KATHY STAPLETON: Well, regarding taunts from the bus, I feel that, ah, I remember, um, buses pulling up and, and they would be, at the very beginning, especially, there would be crowds of, of parents and children outside and, and students coming in on the buses would say to us, I hear--you know, I would hear them say, "We have your school, how does it feel? It's our school now." You know, because these children were actually going in where we were on the outside at that point in time, at the beginning. And, inside the school, it was not, um, it was not very good. I think both the students that were bused in, and the students that were there, did not know how to react to each other. And, there was not much interaction, at all. It was still basically segregated. Um, for safety reasons, they felt that they had to keep the Black and the White students apart most of the time. Ah, they had separate doors going in. And, when the buses would be unloaded. And, if the buses would be unloading and you were coming into school, they would actually ask you to wait and let the bus--kids off the buses come in first. And, um, they had, uh, if there was an altercation, they had what they called a White holding room, and a Black holding room. And, we would be released from school at the end of the day, everybody would go to their homeroom and they would, uh, announce that the children being bused--which were the Black children--would have to leave first, and that the walkers--the Whites--would have to sit in class till school emptied out. So, it was not what it usually was, the bell rang and everybody filed out, it just didn't work that way. It was a lot of segregation within the school, which was really silly, because, or stupid, because, I mean what is the point? What is the whole point here? It was, it didn't make any sense at all.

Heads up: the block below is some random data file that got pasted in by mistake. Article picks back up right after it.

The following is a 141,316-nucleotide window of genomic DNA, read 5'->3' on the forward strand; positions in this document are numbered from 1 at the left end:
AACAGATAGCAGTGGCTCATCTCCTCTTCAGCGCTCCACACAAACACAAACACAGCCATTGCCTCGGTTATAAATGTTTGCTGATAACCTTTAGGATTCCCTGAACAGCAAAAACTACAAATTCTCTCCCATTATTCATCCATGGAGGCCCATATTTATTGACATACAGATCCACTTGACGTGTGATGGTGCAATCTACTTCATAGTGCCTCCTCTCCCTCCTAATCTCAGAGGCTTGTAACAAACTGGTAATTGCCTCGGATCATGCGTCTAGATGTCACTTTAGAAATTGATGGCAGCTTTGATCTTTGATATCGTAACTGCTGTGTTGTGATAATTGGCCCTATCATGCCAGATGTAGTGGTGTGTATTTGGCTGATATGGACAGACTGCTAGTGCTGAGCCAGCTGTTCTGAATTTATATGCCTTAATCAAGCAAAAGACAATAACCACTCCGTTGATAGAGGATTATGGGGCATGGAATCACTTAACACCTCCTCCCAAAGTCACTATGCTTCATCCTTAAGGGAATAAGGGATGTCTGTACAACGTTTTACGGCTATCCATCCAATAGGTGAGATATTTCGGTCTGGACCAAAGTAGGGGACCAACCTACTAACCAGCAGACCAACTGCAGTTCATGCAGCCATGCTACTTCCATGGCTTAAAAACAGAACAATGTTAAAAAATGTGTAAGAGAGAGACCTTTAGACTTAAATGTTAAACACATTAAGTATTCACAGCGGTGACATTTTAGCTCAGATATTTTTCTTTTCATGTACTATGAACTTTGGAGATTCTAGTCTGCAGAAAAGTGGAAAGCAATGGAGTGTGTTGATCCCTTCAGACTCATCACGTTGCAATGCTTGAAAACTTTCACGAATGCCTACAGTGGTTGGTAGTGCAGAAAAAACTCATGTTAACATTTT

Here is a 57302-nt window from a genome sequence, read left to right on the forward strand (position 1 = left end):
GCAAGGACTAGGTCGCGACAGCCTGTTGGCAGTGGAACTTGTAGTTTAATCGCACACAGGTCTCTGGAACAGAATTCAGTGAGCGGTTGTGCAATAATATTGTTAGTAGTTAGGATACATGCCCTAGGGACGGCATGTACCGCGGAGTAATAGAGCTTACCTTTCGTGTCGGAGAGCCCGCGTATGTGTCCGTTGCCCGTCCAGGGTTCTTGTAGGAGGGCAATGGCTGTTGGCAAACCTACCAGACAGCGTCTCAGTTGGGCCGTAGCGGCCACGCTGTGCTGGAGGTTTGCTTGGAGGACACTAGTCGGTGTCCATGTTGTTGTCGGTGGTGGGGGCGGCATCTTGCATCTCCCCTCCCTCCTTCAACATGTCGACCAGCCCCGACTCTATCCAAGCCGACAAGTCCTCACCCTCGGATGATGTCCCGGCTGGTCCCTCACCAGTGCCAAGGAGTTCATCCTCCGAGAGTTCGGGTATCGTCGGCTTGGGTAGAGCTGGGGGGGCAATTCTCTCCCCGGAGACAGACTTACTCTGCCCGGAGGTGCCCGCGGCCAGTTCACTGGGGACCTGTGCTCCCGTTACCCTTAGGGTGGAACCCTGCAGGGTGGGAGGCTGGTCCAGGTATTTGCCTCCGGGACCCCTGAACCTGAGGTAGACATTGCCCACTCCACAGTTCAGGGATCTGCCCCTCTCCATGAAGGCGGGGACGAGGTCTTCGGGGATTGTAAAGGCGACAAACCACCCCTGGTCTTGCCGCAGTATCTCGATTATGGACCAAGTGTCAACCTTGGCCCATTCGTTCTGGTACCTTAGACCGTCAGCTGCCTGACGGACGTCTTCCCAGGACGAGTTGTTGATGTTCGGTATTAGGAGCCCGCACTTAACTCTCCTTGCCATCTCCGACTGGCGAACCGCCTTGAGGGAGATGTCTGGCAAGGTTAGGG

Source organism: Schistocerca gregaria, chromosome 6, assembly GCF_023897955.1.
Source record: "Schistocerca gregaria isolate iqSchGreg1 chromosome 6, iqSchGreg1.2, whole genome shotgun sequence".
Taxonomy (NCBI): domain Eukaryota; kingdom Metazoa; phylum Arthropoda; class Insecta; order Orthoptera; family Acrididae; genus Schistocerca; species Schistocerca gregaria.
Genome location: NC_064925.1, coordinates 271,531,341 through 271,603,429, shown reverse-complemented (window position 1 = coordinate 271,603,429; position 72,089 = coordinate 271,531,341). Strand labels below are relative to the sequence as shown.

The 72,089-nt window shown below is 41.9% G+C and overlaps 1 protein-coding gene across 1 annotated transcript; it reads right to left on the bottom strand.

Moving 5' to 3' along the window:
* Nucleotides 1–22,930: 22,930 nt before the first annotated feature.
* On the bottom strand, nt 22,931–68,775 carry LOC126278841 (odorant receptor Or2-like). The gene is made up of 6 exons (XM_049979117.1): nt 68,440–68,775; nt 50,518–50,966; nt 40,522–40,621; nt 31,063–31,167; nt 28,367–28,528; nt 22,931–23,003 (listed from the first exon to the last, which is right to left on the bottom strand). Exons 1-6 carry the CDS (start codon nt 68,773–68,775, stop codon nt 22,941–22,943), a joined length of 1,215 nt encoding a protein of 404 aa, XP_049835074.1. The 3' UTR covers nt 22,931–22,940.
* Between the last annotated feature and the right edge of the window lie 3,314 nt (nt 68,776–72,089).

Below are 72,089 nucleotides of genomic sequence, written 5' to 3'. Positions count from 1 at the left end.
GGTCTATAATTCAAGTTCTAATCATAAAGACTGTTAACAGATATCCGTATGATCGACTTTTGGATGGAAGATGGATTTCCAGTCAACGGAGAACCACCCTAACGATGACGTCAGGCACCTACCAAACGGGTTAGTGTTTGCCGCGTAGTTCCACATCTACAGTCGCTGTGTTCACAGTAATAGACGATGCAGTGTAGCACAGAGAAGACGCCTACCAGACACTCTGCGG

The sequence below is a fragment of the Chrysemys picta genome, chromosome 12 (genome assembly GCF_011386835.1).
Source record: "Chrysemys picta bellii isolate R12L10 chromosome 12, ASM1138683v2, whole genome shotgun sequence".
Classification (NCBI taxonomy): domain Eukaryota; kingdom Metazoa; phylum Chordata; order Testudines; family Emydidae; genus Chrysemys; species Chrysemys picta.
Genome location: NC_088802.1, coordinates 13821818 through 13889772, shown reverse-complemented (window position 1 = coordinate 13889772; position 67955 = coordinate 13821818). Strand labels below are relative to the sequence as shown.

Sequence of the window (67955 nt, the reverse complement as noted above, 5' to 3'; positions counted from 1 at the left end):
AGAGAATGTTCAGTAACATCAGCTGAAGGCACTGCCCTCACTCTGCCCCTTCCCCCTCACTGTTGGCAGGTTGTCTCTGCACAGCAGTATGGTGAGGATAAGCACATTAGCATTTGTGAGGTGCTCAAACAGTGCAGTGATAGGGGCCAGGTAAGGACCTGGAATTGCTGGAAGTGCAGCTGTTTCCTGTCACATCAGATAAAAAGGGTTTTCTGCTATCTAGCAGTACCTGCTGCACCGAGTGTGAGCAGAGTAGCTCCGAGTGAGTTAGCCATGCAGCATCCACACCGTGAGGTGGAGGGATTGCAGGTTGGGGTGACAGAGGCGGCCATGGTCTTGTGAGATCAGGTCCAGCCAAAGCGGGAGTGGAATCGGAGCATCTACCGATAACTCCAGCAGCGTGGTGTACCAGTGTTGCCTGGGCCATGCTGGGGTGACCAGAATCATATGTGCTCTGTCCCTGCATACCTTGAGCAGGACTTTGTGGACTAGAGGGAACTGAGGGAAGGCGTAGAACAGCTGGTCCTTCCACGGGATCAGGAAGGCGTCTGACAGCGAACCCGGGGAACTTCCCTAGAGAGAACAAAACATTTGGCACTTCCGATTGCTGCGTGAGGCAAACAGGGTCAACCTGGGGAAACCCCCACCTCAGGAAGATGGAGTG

PAUL STECKLER: So, how would a typical fight start?